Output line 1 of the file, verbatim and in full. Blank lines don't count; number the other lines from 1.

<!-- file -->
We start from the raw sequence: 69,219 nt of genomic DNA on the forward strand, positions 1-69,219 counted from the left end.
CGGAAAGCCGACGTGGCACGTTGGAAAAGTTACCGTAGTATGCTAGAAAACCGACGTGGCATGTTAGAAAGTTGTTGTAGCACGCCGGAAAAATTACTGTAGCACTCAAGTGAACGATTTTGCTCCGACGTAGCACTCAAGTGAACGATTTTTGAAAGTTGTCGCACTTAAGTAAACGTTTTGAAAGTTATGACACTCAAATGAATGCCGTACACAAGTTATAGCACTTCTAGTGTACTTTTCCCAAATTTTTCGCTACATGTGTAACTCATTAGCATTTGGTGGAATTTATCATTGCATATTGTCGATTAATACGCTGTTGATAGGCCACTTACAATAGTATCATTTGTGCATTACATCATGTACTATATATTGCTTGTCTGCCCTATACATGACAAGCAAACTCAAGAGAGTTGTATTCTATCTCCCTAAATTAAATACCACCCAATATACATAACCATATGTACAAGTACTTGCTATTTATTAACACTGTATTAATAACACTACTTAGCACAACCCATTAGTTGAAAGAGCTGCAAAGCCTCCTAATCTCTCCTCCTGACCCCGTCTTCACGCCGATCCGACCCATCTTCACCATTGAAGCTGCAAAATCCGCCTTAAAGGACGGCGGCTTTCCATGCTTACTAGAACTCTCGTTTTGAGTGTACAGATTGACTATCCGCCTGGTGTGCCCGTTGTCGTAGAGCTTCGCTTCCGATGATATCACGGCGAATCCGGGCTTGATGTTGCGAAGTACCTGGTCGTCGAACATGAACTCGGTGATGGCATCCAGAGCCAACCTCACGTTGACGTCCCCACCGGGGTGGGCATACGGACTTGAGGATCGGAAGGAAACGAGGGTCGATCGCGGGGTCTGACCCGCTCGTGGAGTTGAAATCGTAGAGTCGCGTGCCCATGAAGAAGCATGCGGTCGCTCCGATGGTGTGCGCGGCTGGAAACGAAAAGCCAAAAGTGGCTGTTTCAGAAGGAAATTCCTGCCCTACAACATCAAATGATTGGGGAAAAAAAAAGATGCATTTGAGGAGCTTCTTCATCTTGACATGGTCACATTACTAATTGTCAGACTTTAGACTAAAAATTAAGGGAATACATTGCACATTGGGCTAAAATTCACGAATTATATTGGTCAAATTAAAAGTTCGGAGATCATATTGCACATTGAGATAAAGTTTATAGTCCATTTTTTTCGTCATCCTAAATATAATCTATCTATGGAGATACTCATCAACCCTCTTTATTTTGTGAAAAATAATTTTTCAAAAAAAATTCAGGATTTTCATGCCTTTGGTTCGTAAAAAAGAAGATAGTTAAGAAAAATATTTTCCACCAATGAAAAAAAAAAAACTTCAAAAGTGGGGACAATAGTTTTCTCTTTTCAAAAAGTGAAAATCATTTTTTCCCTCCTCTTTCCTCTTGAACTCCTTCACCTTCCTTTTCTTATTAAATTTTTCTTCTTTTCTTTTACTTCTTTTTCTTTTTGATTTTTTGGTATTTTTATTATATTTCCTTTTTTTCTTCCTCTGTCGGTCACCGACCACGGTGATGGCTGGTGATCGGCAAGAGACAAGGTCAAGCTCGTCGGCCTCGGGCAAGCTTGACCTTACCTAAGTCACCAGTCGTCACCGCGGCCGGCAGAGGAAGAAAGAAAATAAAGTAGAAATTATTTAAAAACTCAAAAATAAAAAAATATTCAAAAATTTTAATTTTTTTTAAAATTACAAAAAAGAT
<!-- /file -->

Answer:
We start from the raw sequence: 69,219 nt of genomic DNA on the forward strand, positions 1-69,219 counted from the left end.